Cardiology startup raises $192M for AI-powered imaging assessments

Cleerly, a New York City-based healthcare startup focused on using artificial intelligence (AI) to evaluate plaque buildup in cardiac CT findings, has closed a Series C financing round worth $192 million. The new funding is expected to help the company bring in additional employees and expand its commercial reach.

“At Cleerly, we are passionate about our mission to create a new standard of care for heart disease,” James Min, MD, CEO and founder of Cleerly, said in a statement. “We are grateful for this round of financing that will further enable our work and believe it provides a resounding vote of confidence in our vision for the future of cardiovascular care. The status quo for heart health simply isn't good enough—for patients, providers, or payors—and our proven approach to examining for early signs of heart disease through the build-up of arterial plaque promises to deliver the change we need right now.”

Min is a pioneer in cardiac CT and a former president of the Society of Cardiovascular Computed Tomography (SCCT). He recently left clinical practice to head the company, which he also helped found.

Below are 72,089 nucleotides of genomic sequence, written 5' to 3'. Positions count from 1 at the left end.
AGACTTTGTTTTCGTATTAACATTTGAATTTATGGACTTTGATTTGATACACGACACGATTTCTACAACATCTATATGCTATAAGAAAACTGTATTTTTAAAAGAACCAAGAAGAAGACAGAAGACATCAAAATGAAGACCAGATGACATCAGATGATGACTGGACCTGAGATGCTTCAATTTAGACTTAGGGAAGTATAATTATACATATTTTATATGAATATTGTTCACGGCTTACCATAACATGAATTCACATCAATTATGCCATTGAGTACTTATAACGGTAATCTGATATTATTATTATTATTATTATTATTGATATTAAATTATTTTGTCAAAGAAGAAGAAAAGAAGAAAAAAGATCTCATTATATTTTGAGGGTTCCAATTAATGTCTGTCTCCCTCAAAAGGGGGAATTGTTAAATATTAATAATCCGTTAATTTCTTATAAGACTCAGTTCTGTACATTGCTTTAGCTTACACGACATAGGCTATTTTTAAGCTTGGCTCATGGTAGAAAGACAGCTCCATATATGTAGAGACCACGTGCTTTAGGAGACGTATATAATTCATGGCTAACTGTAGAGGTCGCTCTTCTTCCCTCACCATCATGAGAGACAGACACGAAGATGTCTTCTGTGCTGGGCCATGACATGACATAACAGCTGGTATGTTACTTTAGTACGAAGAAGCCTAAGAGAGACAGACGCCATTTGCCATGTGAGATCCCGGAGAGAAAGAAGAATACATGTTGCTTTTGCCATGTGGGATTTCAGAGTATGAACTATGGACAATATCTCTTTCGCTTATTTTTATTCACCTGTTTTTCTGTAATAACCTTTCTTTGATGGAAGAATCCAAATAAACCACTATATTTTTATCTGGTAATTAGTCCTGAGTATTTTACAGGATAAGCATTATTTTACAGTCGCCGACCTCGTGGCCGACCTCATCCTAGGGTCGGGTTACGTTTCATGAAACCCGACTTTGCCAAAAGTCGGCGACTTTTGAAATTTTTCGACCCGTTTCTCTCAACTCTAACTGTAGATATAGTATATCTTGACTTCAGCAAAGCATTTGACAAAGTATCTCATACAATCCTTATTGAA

Cleerly’s FDA-cleared algorithm was designed to provide users with a complete assessment of each coronary artery and branch, identifying and quantifying any plaque as part of a comprehensive report. The company has now raised $248 in total.

AI-powered soft plaque assessments gaining momentum in the cardiology, radiology markets

Cleerly is one of multiple companies currently working on AI-powered, CT-based plaque evaluations. The technology’s potential was one of the hottest topics at the recent SCCT 2022 meeting in Las Vegas.

“This is a really excited area right now, where we can use AI to process the CT images and pull in a new wealth in data,” Ron Blankstein, MD, associate director of cardiovascular imaging and director of cardiac CT at Brigham and Women’s Hospital in Boston, told us at the meeting. “This is something that today takes a long time to do manually, which is why nobody really uses this in clinical care. But this is going to be the future, where with every coronary CTA, we will be able to provide a very detailed report about how much plaque someone has. Ultimately, this will tell us the amount of risk a patient has and the amount of benefit a patient might get from preventive therapies.”

Click here for a new a video about this emerging technology.

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